Wanton is a word you don't hear every day unless you can't spell and you think this is a Chinese soup. With all the horrible things going on in our time, terrorism, wars, abuse, cruelty, immorality, and the extremism of false religions, it gets you wondering where all this wantonness (def. deliberate and unprovoked evil or immorality) comes from.
Someone who attempted to answer or at least describe human wantonness was Daniel Defoe who was born in 1660 and wrote over 500 books and pamphlets. You might remember him writing such books as Robinson Crusoe and Molly Flanders. I can remember reading the first as a child and never liking it. I couldn't understand why Robinson couldn't be happy living alone; I didn't like his superior attitude with his "friend" Friday and didn't understand why he wanted to go back to wanton England. Molly Flanders is a much more repulsive book and deeply disturbing description of the life of a girl born in prison, and using people who tried to use her for selfish benefit. Molly’s greatest pride and achievement in life was stealing and immorality. She birthed many children and threw them away like trash. She had lust but not love except the love of money and a desire never to be a servant but to be of the upper classes. She played into that whole Restoration lie about classism and the superiority of the upper classes and the dirtiness and inferiority of the lower classes. What bothers me about both Robinson and Molly was Daniel Defoe picking their brains and finding dirt. But then again Daniel even studied to be a Puritan Presbyterian minister and we believe in total depravity. What is so scary is how a holy, perfect God can find anything to love in us. Robinson Crusoe was very proud and superior. Molly was her worst enemy making horrible decisions on purpose. Even when Molly turned to God it seems she wanted to use God like she used people, for her own selfish benefit. How could God return this dirt with the gold of His love?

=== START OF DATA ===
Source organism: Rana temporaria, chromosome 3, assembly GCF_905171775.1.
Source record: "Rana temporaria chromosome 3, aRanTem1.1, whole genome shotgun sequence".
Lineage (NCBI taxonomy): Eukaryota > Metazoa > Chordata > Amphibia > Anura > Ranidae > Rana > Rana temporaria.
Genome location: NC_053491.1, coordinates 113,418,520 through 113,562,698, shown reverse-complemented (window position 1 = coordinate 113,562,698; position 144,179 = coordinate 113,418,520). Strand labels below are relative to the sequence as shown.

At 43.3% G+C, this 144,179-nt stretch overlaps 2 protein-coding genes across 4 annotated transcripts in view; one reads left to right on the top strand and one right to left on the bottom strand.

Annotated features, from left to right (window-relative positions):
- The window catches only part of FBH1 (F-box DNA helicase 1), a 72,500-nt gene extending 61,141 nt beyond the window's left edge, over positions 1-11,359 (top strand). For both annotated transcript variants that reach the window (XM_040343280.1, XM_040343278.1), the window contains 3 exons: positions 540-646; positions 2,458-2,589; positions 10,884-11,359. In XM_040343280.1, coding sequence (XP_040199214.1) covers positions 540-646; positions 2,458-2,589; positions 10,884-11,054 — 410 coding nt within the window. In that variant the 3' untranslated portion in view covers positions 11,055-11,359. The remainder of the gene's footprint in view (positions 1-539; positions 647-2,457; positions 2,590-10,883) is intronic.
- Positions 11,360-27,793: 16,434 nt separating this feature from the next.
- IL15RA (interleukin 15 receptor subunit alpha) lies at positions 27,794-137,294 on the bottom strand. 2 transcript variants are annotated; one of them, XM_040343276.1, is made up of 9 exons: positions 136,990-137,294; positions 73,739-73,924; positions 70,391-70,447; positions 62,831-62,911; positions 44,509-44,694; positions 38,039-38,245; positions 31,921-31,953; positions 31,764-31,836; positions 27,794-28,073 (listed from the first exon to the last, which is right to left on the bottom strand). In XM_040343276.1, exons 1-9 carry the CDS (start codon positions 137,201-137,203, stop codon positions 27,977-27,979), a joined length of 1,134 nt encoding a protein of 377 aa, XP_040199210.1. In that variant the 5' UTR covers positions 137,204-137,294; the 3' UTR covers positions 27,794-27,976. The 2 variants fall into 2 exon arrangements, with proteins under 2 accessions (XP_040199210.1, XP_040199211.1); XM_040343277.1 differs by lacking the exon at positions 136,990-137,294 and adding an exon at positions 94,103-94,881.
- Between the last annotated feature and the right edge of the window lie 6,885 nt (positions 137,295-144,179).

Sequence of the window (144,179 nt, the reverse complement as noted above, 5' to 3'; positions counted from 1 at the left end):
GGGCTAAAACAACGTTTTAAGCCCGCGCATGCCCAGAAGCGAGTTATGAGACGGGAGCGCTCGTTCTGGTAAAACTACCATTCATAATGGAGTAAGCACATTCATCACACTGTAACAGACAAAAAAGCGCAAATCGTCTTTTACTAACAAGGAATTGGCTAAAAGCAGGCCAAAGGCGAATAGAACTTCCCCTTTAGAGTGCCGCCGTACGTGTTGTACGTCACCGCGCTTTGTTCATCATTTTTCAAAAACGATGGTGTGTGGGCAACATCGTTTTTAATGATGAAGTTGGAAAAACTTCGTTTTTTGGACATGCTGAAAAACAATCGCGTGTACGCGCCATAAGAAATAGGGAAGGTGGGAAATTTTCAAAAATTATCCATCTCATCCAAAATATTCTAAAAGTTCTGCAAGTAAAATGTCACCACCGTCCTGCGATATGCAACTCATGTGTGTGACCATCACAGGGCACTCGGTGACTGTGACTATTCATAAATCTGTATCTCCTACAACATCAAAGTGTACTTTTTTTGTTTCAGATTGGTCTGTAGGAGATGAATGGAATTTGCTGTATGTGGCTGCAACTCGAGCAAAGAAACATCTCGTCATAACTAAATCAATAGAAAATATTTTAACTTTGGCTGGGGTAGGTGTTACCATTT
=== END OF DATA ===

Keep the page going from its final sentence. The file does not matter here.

Daniel Defoe was the ancient equivalent of a psychologist who strives to understand how the human brain and spirit work. Oftentimes this is because the psychologist is trying to work out his or her own troubled spirit and is on a quest to see if human sin is universal, understandable, and unchangeable.
Daniel lived through amazingly troubled times. He was born in London the same year the Puritan Commonwealth of England was dissolved (it fell apart after Oliver Cromwell died) and the Restoration of the Stuart Kings came about. England went from Puritan so-called sterility to Restoration bawdiness as the pendulum swung the other way. The powerful one day became the refugees the next. What was in was now out. Daniel’s father was a candle maker and a butcher (wonder what he made his candles out of ??) When he was 5 years old he witnessed the great plague which killed 70,000 people and the next year the fire of London which destroyed every house on his street except his and a neighbors. When Daniel was 7 he witnessed the Dutch fleet coming up the Themes in an attack. When he was 10 his mother died.